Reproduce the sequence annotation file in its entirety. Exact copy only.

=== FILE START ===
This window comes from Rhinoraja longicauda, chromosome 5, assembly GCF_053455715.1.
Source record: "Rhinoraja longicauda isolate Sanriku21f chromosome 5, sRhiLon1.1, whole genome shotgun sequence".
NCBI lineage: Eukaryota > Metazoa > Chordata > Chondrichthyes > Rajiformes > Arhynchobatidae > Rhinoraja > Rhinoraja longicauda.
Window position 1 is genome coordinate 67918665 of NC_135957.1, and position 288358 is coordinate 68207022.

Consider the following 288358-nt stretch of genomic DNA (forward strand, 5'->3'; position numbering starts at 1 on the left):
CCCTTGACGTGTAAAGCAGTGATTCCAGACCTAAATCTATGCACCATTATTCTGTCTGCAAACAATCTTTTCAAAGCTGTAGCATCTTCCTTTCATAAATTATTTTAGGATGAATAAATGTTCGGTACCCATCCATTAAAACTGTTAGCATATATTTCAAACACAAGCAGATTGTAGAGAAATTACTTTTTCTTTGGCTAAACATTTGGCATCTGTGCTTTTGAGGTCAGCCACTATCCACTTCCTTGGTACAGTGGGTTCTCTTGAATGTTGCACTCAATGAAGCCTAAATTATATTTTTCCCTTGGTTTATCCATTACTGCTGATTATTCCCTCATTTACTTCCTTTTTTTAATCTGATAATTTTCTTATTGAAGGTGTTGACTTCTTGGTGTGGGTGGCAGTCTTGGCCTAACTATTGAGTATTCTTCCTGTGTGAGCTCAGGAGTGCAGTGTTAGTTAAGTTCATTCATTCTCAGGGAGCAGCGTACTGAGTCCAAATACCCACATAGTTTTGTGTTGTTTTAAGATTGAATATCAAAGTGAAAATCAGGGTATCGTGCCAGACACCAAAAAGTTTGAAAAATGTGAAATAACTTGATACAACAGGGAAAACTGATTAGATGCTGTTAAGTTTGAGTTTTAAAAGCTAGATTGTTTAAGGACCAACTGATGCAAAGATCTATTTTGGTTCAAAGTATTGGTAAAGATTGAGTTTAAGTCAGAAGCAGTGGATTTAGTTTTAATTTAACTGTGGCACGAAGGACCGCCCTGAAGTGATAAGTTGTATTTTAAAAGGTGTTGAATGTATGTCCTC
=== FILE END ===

This window comes from Rhinoraja longicauda, chromosome 5, assembly GCF_053455715.1.
Source record: "Rhinoraja longicauda isolate Sanriku21f chromosome 5, sRhiLon1.1, whole genome shotgun sequence".
NCBI lineage: Eukaryota > Metazoa > Chordata > Chondrichthyes > Rajiformes > Arhynchobatidae > Rhinoraja > Rhinoraja longicauda.
Window position 1 is genome coordinate 67918665 of NC_135957.1, and position 288358 is coordinate 68207022.

Consider the following 288358-nt stretch of genomic DNA (forward strand, 5'->3'; position numbering starts at 1 on the left):
CCCTTGACGTGTAAAGCAGTGATTCCAGACCTAAATCTATGCACCATTATTCTGTCTGCAAACAATCTTTTCAAAGCTGTAGCATCTTCCTTTCATAAATTATTTTAGGATGAATAAATGTTCGGTACCCATCCATTAAAACTGTTAGCATATATTTCAAACACAAGCAGATTGTAGAGAAATTACTTTTTCTTTGGCTAAACATTTGGCATCTGTGCTTTTGAGGTCAGCCACTATCCACTTCCTTGGTACAGTGGGTTCTCTTGAATGTTGCACTCAATGAAGCCTAAATTATATTTTTCCCTTGGTTTATCCATTACTGCTGATTATTCCCTCATTTACTTCCTTTTTTTAATCTGATAATTTTCTTATTGAAGGTGTTGACTTCTTGGTGTGGGTGGCAGTCTTGGCCTAACTATTGAGTATTCTTCCTGTGTGAGCTCAGGAGTGCAGTGTTAGTTAAGTTCATTCATTCTCAGGGAGCAGCGTACTGAGTCCAAATACCCACATAGTTTTGTGTTGTTTTAAGATTGAATATCAAAGTGAAAATCAGGGTATCGTGCCAGACACCAAAAAGTTTGAAAAATGTGAAATAACTTGATACAACAGGGAAAACTGATTAGATGCTGTTAAGTTTGAGTTTTAAAAGCTAGATTGTTTAAGGACCAACTGATGCAAAGATCTATTTTGGTTCAAAGTATTGGTAAAGATTGAGTTTAAGTCAGAAGCAGTGGATTTAGTTTTAATTTAACTGTGGCACGAAGGACCGCCCTGAAGTGATAAGTTGTATTTTAAAAGGTGTTGAATGTATGTCCTC